However, there was a lot of unrest during the latter half of the 19th century among the students, certain writers, teachers, etc.
Dostoevsky spent some time in Siberia because of his opinions against Tsarism and was fortunate not to be executed.


Inkspill (runinkspill) Crumbs - that's an experience to go through - explains the dark nature of the novel, and wouln't have guessed with how beautifully it's written.

I'm almost at the end of third part, it took me a while to realise the characters are addressed in more than one way in the text but I'm really enjoying it

Pt 3 Ch 5 - oh, talk about simmering tension


Inkspill (runinkspill) I got a bit lost in the first chapter of part 5, with the discussion about progressive ideas. Sometimes, this feels more like a philosophical text than a novel, I kinda get the gist, Hmmm, I think 🤔, well, maybe ☺


message 20: by Rosemarie, Northern Roaming Scholar (new) - added it

Rosemarie | 8756 comments Mod
That is what Dostoevsky often does, head off into discussions, but he does go back to the plot as well. As long as you get the big picture, you're okay.


Inkspill (runinkspill) you're right, back to the drama now, things are getting really tense for Raskolnikov


message 22: by Rosemarie, Northern Roaming Scholar (new) - added it

Rosemarie | 8756 comments Mod
Towards the end of the book, the focus is more on the plot and less on the discussions.


message 23: by Nikita (last edited May 18, 2018 10:38PM) (new) - rated it 5 stars

Nikita | 5 comments Inkspill wrote: "Hi, just want to check my understanding - pt 2 ch 5, where Petrovitch says:

"New valuable ideas, new valuable works are circulating in the place of our old dreamy and romantic authors. Literature..."


Hi Inkspill, I am a history major and so could tell you specifics of this sentence. The novel was published in 1866. It was real churning period in Russia's history comparable to the 20th century communist revolutions. 1861 the Emperor through Emancipation Proclamation abolished surfdom. This decade was also the period of gradual industrialization (railroads being laid) with the help of foreign capital. So with European money, ideas also came & intermingled. The Tsar was unsuccessfully attempting to liberalize through piecemeal reforms. Nihilistic movement was ongoing. Etc.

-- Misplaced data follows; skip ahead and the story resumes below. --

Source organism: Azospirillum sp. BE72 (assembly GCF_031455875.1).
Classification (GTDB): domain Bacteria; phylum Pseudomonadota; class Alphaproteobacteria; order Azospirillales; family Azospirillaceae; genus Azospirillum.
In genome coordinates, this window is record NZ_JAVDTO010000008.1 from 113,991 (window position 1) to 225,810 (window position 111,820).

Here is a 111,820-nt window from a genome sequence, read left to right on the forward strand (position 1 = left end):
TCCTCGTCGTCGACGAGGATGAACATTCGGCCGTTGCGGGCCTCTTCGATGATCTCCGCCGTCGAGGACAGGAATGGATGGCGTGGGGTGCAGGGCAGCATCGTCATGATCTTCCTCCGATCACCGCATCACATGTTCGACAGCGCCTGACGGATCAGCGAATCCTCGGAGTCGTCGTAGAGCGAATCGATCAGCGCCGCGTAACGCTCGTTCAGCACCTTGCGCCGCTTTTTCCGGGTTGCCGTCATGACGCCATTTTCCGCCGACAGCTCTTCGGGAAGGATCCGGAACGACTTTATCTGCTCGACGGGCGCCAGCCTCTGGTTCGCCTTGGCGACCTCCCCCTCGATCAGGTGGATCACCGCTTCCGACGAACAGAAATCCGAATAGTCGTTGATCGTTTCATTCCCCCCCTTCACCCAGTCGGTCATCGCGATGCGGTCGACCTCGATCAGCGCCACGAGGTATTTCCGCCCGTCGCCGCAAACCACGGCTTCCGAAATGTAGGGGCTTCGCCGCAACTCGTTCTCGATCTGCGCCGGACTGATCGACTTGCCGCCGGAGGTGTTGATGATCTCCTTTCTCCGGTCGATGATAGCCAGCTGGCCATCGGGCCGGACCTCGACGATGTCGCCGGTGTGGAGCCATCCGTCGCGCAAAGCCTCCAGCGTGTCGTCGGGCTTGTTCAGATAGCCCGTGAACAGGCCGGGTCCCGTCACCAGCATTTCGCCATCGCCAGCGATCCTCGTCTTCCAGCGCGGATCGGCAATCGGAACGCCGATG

I admire that you concentrate & reflect on specific views of the characters.


Inkspill (runinkspill) Thanks Nikita, this is really helpful. I try, but don't always succeed, to see the world through the character's eyes ☺

Throughout the novel it makes references to many things, I definitely don't fully understand it all but it hasn't taken away the enjoyment to read this.

Not far from the end now, and you're right Rosemarie it's back on the story -- I can't wait to see how this end 😯


Doreen Petersen Ironically I'm reading this one now. Kinda hard to concentrate tonight because the Red Sox game is on.


message 26: by Piyangie, Classical Princess (new) - rated it 5 stars

Piyangie | 846 comments Mod
I finished this few days ago. I enjoyed the plot as well as the "discussions" on the ideas of progressive movement. To my understanding these discussions were essentially part of the plot as Raskolnikov was mostly weighed down by progressive ideas.

But what touched me the most in this book is Dostoevsky's compassionate writing on human suffering, both physically and mentally. He writes at a time where middle class and lower middle class societies were facing an economic crisis and this led to many social problems as are discussed in the book. And this very condition supported the progressive movement to socialize their ideas and quite a number of intellectuals were becoming aligned with them in order to make change. I really enjoyed reading all these aspects while enjoying the plot.


back to top